High tides and onshore breezes


I’m not sure if the combination of higher tides and onshore winds is a seasonal phenomenon or not. It happens on occasion but I haven’t been able to pin it down to a particular time of year, but this last week’s been a classic example of what happens to the litter when the two come together.

Only a week ago this was the litter boom down by the TAFE, doing its job (i.e. looking bloody awful).


This morning, the same scene on an incoming tide.


The clean-up crew hasn’t been down. The difference is the onshore wind which, coupled with the higher tides, has sent the drink bottles, syringes, lumps of styrofoam and nerf bullets skittering back upstream. (If there is anything seasonal about this photo it might be the discarded Christmas tree bauble, but that’s debatable. Baubles dance to their own tune and turn up at all times of year, as and when it suits them.)


The litter floats upstream on the incoming tide, gets stranded as the tide recedes and then gets blown further along by the wind. The result is weird groupings of stuff that throws itself together in the manner of a Rembrandt still life. Well, kind of.


Of course it’s not just litter that gets blown around. The edges of the banking are thick with leaves that interlock; when the tide arrives they’re gently lifted up and the float around in beautiful swirling rafts.


And the not so beautiful. Here is a deeply philosophical conundrum: Does a green bag need the agency of a consumer to become ‘green’ (even though it is still, evidently, green)? Is it still green when once it’s been discarded? Or sitting in the cupboard under the sink? It’s green – I can see that with my own eyes – and yet …  it is not.


Or, as Jambo might ask, is an Esky still an Esky when it has no sausages in it?


He knows that they’re in there somewhere. If he just sniffs harder they might appear.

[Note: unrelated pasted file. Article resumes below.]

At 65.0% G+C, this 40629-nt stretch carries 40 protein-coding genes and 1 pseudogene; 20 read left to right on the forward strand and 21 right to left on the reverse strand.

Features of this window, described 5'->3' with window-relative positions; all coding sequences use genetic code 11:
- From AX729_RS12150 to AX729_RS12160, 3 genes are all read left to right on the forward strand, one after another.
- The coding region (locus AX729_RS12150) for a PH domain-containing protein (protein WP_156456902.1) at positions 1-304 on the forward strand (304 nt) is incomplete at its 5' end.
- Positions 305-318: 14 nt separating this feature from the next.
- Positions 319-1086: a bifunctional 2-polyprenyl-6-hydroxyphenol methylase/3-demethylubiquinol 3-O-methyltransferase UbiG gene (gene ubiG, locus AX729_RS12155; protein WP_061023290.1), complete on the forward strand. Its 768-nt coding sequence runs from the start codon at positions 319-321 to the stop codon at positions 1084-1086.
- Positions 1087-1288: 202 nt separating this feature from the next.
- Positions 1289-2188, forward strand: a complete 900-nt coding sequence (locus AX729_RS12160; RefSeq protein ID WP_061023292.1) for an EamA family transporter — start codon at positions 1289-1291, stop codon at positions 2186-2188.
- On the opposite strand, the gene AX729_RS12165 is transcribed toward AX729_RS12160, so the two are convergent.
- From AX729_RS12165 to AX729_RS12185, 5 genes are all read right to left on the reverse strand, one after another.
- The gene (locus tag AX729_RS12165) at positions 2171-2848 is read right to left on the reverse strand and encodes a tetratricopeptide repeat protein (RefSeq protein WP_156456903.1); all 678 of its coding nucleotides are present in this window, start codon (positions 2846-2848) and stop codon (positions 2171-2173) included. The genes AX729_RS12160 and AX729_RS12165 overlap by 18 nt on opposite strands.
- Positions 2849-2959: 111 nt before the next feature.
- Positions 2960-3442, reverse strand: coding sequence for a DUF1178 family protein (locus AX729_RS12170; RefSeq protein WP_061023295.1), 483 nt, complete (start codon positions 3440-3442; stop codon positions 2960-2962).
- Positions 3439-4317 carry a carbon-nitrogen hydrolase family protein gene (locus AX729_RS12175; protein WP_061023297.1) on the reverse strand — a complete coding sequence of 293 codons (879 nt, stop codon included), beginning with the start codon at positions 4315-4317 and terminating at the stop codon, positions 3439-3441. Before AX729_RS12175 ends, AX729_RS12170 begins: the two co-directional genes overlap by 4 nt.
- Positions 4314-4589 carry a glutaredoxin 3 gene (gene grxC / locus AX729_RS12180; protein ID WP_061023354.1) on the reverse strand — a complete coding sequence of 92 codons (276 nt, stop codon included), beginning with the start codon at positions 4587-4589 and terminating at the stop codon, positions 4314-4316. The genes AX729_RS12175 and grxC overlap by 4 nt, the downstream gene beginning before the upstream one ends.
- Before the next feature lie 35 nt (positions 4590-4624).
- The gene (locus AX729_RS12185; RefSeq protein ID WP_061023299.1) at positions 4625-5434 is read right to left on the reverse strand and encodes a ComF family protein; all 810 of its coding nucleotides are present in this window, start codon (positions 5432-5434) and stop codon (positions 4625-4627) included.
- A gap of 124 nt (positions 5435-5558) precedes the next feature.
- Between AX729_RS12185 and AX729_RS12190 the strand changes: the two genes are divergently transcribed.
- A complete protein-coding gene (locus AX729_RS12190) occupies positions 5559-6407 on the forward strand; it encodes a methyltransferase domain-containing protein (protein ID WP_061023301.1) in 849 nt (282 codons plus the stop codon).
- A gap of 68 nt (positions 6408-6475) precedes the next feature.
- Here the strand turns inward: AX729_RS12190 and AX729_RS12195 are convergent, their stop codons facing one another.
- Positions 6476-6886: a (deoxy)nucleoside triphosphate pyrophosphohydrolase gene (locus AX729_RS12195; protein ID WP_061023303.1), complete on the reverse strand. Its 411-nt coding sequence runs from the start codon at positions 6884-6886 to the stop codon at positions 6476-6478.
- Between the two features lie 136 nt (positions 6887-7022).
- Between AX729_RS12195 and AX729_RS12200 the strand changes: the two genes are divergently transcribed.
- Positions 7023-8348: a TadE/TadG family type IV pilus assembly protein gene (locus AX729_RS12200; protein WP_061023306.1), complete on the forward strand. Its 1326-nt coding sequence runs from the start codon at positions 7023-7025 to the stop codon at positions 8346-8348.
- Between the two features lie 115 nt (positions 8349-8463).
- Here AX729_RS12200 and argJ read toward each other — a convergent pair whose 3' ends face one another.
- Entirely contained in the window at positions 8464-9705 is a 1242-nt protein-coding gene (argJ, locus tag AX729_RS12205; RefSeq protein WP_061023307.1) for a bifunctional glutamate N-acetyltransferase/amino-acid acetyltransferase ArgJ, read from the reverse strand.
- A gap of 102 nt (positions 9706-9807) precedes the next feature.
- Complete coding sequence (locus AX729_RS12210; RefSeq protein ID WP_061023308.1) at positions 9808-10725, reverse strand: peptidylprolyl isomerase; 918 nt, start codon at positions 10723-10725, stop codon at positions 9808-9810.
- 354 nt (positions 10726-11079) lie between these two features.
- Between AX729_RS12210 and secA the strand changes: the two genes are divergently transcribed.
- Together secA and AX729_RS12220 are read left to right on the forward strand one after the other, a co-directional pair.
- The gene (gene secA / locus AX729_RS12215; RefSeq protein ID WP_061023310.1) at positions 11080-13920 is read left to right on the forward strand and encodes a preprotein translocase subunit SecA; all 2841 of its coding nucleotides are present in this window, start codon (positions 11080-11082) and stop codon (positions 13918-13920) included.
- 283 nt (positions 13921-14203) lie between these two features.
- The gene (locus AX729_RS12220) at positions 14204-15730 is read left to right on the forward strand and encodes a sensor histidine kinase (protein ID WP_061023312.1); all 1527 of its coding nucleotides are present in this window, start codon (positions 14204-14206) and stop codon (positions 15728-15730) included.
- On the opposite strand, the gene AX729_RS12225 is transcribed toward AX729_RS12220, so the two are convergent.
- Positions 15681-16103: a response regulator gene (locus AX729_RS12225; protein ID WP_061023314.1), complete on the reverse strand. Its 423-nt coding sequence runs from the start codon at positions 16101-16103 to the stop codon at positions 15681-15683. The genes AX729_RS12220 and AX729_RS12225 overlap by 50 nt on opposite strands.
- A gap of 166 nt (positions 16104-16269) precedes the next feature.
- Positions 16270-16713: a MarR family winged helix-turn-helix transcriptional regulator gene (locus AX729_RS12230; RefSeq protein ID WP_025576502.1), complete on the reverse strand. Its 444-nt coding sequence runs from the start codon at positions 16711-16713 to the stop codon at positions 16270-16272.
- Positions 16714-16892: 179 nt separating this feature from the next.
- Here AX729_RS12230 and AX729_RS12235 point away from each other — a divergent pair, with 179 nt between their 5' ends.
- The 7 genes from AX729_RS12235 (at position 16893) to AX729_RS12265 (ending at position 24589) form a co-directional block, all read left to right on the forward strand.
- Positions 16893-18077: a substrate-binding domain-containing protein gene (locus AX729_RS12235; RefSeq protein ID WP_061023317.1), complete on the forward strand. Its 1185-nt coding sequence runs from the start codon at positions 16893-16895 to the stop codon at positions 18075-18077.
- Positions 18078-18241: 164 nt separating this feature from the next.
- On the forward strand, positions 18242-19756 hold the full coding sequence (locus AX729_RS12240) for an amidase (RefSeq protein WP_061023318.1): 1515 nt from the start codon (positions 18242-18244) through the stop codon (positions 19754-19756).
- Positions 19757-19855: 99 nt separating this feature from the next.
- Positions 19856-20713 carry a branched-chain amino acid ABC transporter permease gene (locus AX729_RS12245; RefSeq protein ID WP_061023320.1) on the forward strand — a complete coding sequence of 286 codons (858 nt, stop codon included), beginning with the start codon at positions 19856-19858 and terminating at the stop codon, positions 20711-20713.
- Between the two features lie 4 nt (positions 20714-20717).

Deck the halls


I was chatting away with Old Mate the other evening about various stuff, including:

  1. The Ashes. Verdict: there’s too much cricket.
  2. The rugby league world cup. Verdict: Pff.
  3. Privacy and CCTV. Verdict: in the twenty-first century the concept of private space is a sham.

Young Mate ambled down the creek on his cycle at this point and we had a general discussion on foxes. It seems like the recent work on the gasworks site may not only have flushed the squatters and human residents but also the foxes, as Reynard and his friends had been seen in numbers around the place. The slashing of the grass had also resulted in a significant reduction in raptor numbers. If ever you needed a lesson on habitat destruction and its effect on the apex of the food pyramid then this was it.

But what was most important was the reappearance of Christmas baubles in the drain. Normally they don’t start appearing until January, when folk are pulling down the trees, packing up the decorations and somehow (inexplicably) dropping baubles into the major watercourses of Newcastle. So, with the festive season in mind, here’s a pictorial merry Yuletide from me, Jambo and the residents of Styx Creek to youse all.







Silver ball




Yo ho ho!